Below is a list of possible topics for you to choose from. Choose ONE topic. Alternatively, you may come up with your own topic, but you must obtain my approval no later than Week 6 of the term. If you do this, I highly recommend you complete all Week 7 assignments as I will let you know if your thesis is strong (or flawed) and your topic sufficiently narrowed before you’ve gone too far. NOTE: If you choose your own topic, it must be related to literature- either something we’ve discussed this term or some other literature (play, poem, short story, novel, etc.) that has caught your interest.
In Week 4’s lecture notes, I talk briefly about Plato’s view of poetry and poets. Essentially, Plato says that poetry is a lie and poets are liars, therefore, neither belong in society. Make an argument that either supports or refutes Plato’s criticism regarding poetry.
How are the roles of men and women portrayed in any of the works we’ve read? What gender expectations do they follow or fight against?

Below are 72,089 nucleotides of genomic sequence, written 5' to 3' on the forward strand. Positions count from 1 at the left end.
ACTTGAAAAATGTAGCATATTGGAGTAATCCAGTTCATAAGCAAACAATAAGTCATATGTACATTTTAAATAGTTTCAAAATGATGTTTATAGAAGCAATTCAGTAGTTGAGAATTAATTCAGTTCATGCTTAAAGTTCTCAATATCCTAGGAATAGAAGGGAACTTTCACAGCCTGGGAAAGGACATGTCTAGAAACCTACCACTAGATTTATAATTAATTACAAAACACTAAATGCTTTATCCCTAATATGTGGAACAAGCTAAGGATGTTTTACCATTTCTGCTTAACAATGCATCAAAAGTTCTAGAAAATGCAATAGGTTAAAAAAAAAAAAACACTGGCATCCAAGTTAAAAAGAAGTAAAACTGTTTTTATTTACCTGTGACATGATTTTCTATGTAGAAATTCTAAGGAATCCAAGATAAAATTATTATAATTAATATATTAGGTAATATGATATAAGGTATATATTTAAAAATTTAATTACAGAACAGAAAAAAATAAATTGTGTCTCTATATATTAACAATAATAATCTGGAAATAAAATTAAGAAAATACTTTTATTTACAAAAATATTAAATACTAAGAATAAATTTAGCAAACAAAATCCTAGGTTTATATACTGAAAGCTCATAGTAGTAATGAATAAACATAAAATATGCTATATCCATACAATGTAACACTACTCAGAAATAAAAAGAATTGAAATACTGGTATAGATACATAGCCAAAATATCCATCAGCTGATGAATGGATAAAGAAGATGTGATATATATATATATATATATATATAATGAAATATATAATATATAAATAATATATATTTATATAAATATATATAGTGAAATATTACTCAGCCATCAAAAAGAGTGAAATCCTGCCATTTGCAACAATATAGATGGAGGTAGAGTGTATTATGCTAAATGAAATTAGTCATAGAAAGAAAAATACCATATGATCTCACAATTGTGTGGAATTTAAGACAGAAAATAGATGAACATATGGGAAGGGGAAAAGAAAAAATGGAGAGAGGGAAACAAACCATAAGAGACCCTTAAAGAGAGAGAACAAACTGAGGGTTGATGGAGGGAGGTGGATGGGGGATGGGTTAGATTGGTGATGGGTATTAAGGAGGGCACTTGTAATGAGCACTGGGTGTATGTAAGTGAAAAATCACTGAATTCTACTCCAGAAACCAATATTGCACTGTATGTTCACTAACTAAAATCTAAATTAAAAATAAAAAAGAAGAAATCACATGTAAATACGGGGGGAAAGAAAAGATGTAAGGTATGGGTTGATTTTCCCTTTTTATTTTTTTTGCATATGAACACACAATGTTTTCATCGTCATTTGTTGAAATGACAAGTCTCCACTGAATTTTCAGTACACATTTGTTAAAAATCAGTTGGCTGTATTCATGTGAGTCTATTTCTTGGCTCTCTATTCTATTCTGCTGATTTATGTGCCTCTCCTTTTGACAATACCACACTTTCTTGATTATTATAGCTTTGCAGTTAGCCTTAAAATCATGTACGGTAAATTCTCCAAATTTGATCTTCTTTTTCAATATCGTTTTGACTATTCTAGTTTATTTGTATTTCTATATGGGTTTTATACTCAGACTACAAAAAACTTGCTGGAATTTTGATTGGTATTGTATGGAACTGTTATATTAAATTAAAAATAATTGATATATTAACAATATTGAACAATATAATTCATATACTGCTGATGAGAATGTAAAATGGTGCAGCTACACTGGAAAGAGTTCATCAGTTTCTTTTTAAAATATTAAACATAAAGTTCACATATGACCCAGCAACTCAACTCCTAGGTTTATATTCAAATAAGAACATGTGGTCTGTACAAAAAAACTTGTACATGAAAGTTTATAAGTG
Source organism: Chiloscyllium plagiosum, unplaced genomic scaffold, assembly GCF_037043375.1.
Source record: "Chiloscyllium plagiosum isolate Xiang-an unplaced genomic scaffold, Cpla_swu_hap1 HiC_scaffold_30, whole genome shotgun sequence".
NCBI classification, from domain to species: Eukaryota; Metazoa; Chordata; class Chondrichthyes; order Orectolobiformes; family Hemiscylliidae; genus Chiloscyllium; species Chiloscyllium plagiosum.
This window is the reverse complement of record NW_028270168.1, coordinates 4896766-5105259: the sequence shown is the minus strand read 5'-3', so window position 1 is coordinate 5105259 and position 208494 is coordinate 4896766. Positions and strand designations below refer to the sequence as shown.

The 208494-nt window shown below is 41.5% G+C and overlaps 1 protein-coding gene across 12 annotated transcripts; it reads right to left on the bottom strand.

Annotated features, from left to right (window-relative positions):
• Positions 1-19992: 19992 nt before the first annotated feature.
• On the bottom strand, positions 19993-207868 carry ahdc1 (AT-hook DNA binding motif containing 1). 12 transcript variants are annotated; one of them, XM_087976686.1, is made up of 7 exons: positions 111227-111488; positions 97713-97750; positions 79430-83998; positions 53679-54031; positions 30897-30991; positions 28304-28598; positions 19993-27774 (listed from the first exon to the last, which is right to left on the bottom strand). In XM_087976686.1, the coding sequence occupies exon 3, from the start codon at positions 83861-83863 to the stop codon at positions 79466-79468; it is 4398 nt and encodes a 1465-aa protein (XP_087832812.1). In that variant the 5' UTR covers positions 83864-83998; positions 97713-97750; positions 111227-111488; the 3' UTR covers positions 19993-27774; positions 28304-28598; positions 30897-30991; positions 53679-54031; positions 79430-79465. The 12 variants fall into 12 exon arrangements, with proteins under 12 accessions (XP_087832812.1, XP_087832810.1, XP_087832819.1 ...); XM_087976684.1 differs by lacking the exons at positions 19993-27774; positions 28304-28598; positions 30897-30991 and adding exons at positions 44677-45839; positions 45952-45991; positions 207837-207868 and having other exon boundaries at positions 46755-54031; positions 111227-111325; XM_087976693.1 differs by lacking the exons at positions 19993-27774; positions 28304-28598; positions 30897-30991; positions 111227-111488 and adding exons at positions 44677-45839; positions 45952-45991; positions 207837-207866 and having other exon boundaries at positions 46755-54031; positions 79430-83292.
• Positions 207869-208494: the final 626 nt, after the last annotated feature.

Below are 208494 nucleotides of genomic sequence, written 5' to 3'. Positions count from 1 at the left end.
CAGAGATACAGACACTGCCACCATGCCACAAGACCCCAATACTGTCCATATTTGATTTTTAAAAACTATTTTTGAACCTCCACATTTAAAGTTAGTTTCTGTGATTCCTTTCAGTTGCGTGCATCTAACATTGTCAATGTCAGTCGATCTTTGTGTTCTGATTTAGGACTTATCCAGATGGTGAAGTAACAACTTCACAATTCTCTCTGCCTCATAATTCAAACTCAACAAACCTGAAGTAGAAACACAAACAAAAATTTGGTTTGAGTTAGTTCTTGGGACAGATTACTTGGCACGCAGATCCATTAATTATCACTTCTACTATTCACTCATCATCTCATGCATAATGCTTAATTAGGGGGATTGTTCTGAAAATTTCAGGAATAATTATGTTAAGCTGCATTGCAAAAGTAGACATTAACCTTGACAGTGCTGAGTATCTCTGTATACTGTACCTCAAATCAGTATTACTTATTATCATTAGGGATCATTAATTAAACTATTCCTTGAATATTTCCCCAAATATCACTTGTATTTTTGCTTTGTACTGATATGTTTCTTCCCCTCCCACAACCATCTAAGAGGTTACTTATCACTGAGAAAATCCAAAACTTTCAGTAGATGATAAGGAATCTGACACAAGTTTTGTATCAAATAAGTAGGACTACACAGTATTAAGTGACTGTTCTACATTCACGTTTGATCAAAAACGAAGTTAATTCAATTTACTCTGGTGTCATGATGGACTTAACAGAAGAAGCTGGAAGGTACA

How does an author use elements such as light and dark (or other symbols/images) to foreshadow or advance a plot?
What insights into human nature do we get from the stories/plays/poems we’ve read over the course of the term?
Choose a character from the stories we’ve read and do a detailed analysis of that character by which you argue what you think is the character’s biggest flaw or biggest strength. You may write about more than one character and compare/contrast them.
Review five or six poems by a single author. Start with a poet featured in your textbook, and then find additional poems at the library or on the internet. Write an analysis of a single element of that poet’s work? for example, theme, imagery, diction, or form.
Write an analysis of a certain theme (or other element) that you find in the work of two or more poets.
Write an analysis in which you single out an element of a play for examination? character, plot, setting, theme, dramatic irony, tone language, symbolism, conventions, or any other element. Relate this element to the play as a whole.
Regardless of which topic you choose, make sure that you analyze the piece of literature in detail as you make your argument. You may discuss more than one piece of literature and/or combine the topics.